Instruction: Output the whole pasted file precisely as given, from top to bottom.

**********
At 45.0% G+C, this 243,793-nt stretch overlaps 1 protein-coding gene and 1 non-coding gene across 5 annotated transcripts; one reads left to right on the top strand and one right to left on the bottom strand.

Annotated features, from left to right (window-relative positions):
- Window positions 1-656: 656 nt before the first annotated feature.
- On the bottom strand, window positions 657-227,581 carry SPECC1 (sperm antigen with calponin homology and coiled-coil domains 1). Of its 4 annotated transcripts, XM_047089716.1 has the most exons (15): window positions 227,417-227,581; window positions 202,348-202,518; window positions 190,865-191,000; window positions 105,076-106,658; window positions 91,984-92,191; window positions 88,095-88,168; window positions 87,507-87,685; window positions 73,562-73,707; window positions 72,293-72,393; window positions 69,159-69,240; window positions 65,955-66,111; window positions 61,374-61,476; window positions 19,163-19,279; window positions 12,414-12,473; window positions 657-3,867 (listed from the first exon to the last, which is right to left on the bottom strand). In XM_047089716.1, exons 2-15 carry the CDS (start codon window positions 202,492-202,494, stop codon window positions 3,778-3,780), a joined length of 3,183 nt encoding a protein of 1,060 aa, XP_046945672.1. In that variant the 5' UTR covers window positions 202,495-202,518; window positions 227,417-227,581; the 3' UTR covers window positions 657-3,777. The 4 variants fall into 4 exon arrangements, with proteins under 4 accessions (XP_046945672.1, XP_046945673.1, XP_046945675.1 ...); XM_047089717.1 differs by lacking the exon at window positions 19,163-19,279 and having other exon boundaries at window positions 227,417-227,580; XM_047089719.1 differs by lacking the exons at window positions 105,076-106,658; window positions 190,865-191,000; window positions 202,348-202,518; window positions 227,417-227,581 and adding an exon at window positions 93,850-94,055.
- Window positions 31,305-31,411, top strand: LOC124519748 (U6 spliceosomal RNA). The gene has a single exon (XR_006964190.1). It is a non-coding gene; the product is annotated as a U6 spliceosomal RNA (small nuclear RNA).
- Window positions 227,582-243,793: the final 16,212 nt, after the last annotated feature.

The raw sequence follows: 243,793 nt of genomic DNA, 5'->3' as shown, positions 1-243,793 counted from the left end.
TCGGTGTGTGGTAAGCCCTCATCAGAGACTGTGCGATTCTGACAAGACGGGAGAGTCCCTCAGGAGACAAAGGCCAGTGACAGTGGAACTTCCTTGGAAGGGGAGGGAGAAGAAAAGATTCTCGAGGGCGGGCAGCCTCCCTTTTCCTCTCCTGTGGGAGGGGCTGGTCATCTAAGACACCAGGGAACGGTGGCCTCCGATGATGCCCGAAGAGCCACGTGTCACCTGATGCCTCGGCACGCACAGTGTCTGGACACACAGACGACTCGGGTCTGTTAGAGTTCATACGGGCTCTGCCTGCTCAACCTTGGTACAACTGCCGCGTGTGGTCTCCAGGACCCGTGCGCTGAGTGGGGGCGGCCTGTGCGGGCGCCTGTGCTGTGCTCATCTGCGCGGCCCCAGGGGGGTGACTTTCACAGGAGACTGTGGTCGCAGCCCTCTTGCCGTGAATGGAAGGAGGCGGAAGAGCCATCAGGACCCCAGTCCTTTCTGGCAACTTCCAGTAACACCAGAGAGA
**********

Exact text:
At 45.0% G+C, this 243,793-nt stretch overlaps 1 protein-coding gene and 1 non-coding gene across 5 annotated transcripts; one reads left to right on the top strand and one right to left on the bottom strand.

Annotated features, from left to right (window-relative positions):
- Window positions 1-656: 656 nt before the first annotated feature.
- On the bottom strand, window positions 657-227,581 carry SPECC1 (sperm antigen with calponin homology and coiled-coil domains 1). Of its 4 annotated transcripts, XM_047089716.1 has the most exons (15): window positions 227,417-227,581; window positions 202,348-202,518; window positions 190,865-191,000; window positions 105,076-106,658; window positions 91,984-92,191; window positions 88,095-88,168; window positions 87,507-87,685; window positions 73,562-73,707; window positions 72,293-72,393; window positions 69,159-69,240; window positions 65,955-66,111; window positions 61,374-61,476; window positions 19,163-19,279; window positions 12,414-12,473; window positions 657-3,867 (listed from the first exon to the last, which is right to left on the bottom strand). In XM_047089716.1, exons 2-15 carry the CDS (start codon window positions 202,492-202,494, stop codon window positions 3,778-3,780), a joined length of 3,183 nt encoding a protein of 1,060 aa, XP_046945672.1. In that variant the 5' UTR covers window positions 202,495-202,518; window positions 227,417-227,581; the 3' UTR covers window positions 657-3,777. The 4 variants fall into 4 exon arrangements, with proteins under 4 accessions (XP_046945672.1, XP_046945673.1, XP_046945675.1 ...); XM_047089717.1 differs by lacking the exon at window positions 19,163-19,279 and having other exon boundaries at window positions 227,417-227,580; XM_047089719.1 differs by lacking the exons at window positions 105,076-106,658; window positions 190,865-191,000; window positions 202,348-202,518; window positions 227,417-227,581 and adding an exon at window positions 93,850-94,055.
- Window positions 31,305-31,411, top strand: LOC124519748 (U6 spliceosomal RNA). The gene has a single exon (XR_006964190.1). It is a non-coding gene; the product is annotated as a U6 spliceosomal RNA (small nuclear RNA).
- Window positions 227,582-243,793: the final 16,212 nt, after the last annotated feature.

The raw sequence follows: 243,793 nt of genomic DNA, 5'->3' as shown, positions 1-243,793 counted from the left end.
TCGGTGTGTGGTAAGCCCTCATCAGAGACTGTGCGATTCTGACAAGACGGGAGAGTCCCTCAGGAGACAAAGGCCAGTGACAGTGGAACTTCCTTGGAAGGGGAGGGAGAAGAAAAGATTCTCGAGGGCGGGCAGCCTCCCTTTTCCTCTCCTGTGGGAGGGGCTGGTCATCTAAGACACCAGGGAACGGTGGCCTCCGATGATGCCCGAAGAGCCACGTGTCACCTGATGCCTCGGCACGCACAGTGTCTGGACACACAGACGACTCGGGTCTGTTAGAGTTCATACGGGCTCTGCCTGCTCAACCTTGGTACAACTGCCGCGTGTGGTCTCCAGGACCCGTGCGCTGAGTGGGGGCGGCCTGTGCGGGCGCCTGTGCTGTGCTCATCTGCGCGGCCCCAGGGGGGTGACTTTCACAGGAGACTGTGGTCGCAGCCCTCTTGCCGTGAATGGAAGGAGGCGGAAGAGCCATCAGGACCCCAGTCCTTTCTGGCAACTTCCAGTAACACCAGAGAGA